With the NBA season getting close, it’s time to take a look at what to expect from the teams around the league. Here are three thoughts about the 2016-17 Dallas Mavericks.
The Dallas Mavericks remain fortunate to have Dirk Nowitzki. Long before European players in the NBA were common, Nowitzki was one of the first. For years, guys like Steve Nash and Michael Finley formed a deadly core of players around him that made Dallas an offensive powerhouse.
Still, it wasn’t until 2011 that the Mavs brought home a title. It was the peak of Dallas Mavericks basketball, but the following years have been a mixed bag. Gambles to draw big name free agents haven’t panned out, and Nowitzki’s had to battle Father Time like every other athlete in the game. Here are three concerns heading into the 2016-17 season.
Apr 21, 2016; Dallas, TX, USA; Dallas Mavericks forward Dirk Nowitzki (41) looks at the replay screen during the second half against the Oklahoma City Thunder in game three of the first round of the NBA Playoffs at American Airlines Center. The Thunder defeated the Mavericks 131-102. Mandatory Credit: Jerome Miron-USA TODAY Sports
Dirk Nowitzki is years older. The contemporary greats of his time, guys like Tim Duncan and Kobe Bryant, are retired. The Mavericks are somewhere in-between the Lakers and Spurs, with a talented roster around Dirk but without a clear leader to step in and take control of the team.
The Chandler Parsons trade didn’t pan out. Rajon Rondo didn’t make a good match for the team. The Mavs famously missed out on both Dwight Howard and Chris Paul after stashing money away for them, and DeAndre Jordan’s failure to live up to his commitment to join the team had fans up in arms.
Those are some of only a few of the failed forays into free agency. That’s not necessarily the team’s fault, but it leaves them with an aging superstar now faced with a wave of new faces joining the squad.
On the Other Hand
After 2011, it was understandable that the Mavs would try and hit it big in free agency. Dirk was getting older, and the team wanted to get the personnel around him as quickly as possible to get back into title contention.
Five years later, and maybe it was time to embrace the youth movement. While Seth Curry, Quincy Acy, and Dwight Powell aren’t going to replace Dirk, they give the team players to start building on.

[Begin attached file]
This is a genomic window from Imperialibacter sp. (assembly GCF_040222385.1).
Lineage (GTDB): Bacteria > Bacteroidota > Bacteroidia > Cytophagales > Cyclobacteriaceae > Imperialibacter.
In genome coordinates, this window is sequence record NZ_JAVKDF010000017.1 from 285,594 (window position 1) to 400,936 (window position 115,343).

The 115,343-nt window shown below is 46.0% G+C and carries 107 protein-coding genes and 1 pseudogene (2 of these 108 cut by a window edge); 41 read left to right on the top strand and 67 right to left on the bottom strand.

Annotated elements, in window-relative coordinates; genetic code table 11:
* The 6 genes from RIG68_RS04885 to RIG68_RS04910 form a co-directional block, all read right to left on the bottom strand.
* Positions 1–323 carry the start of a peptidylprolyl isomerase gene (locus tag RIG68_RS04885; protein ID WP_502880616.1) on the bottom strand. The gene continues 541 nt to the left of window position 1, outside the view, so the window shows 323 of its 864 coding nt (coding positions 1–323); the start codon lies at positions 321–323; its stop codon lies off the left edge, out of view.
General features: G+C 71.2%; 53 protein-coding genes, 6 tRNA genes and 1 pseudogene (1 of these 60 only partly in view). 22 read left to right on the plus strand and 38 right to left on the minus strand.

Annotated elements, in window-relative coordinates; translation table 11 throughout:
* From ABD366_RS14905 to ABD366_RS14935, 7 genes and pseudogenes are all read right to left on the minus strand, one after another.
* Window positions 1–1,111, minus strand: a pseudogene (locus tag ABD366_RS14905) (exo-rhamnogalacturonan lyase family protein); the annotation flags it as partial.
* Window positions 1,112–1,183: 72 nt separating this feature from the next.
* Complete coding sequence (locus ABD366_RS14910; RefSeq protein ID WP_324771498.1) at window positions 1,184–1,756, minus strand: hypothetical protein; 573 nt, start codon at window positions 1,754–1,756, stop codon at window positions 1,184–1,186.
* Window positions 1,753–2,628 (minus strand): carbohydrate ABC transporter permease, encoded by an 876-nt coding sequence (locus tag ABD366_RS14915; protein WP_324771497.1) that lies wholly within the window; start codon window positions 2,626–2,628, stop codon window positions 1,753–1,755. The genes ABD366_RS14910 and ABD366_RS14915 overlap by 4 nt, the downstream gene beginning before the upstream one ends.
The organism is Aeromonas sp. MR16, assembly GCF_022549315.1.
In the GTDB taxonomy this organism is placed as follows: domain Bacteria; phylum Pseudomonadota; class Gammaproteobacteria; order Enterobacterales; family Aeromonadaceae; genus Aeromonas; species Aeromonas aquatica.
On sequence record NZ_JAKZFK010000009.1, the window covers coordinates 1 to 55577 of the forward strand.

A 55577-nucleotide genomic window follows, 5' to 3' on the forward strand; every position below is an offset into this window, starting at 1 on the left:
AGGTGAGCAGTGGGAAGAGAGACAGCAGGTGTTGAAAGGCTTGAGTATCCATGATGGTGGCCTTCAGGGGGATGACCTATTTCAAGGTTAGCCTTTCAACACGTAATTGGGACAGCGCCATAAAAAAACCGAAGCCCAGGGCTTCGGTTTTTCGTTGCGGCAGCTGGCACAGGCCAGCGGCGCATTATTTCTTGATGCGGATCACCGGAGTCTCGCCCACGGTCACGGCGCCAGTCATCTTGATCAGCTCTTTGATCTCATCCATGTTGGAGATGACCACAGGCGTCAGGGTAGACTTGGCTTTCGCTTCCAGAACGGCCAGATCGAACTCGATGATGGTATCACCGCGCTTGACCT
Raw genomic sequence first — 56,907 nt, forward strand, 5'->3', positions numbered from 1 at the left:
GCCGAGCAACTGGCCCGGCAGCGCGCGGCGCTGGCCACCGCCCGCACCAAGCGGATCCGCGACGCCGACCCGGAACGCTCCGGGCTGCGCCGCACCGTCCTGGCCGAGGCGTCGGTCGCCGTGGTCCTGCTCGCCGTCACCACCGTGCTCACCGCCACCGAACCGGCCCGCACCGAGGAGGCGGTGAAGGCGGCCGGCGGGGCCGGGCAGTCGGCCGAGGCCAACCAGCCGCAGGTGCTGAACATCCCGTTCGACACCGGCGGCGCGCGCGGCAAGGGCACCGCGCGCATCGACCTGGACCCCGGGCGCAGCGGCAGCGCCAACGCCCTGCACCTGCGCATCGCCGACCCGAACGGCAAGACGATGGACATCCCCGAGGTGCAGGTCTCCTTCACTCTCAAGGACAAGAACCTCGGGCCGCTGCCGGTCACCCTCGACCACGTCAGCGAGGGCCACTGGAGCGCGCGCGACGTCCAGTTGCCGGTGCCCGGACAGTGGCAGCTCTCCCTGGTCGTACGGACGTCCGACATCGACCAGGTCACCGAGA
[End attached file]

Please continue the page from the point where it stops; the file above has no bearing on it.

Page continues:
It’s Still Dirk’s Team
For better or worse, the best player on the Dallas Mavericks remains Dirk Nowitzki. At 38, it’s hard to tell how that’s going to play out. To return to Bryant and Duncan once again, age definitely took its toll.
Kobe endured steadily declining production, and it wasn’t uncommon to see him wrapped like a mummy along the sideline. Duncan’s end came quickly after he injured his one remaining good knee. Hobbled unlike at any other point in his career, Tim finally walked away from the game.
Dirk once again needs to be the central offensive focus at an age when that’s hard to do. He benefits from being a big man who excels with his outside shot, but he once again has to shoulder the same responsibilities of a decade ago.
Who can pick up the slack when Dirk is feeling the wear of his body and age? Harrison Barnes has never shown himself to be a guy who can carry a team. Andrew Bogut is a defensive, rebounding big. J.J. Barea and Harrison Barnes played their best basketball years ago and are closer to retirement than not.
The truth is that, without Dirk, this isn’t a great team. Then again, superstars make bad teams into good ones. They elevate a team, make good players look great, and generally lift the performance of everyone around him. Still, those other players need to step up if the Mavs want to contend.
Can guys like Barnes, Curry, and Anderson take a leap in performance? They’ll need to if the Mavs want to make a deep playoff run.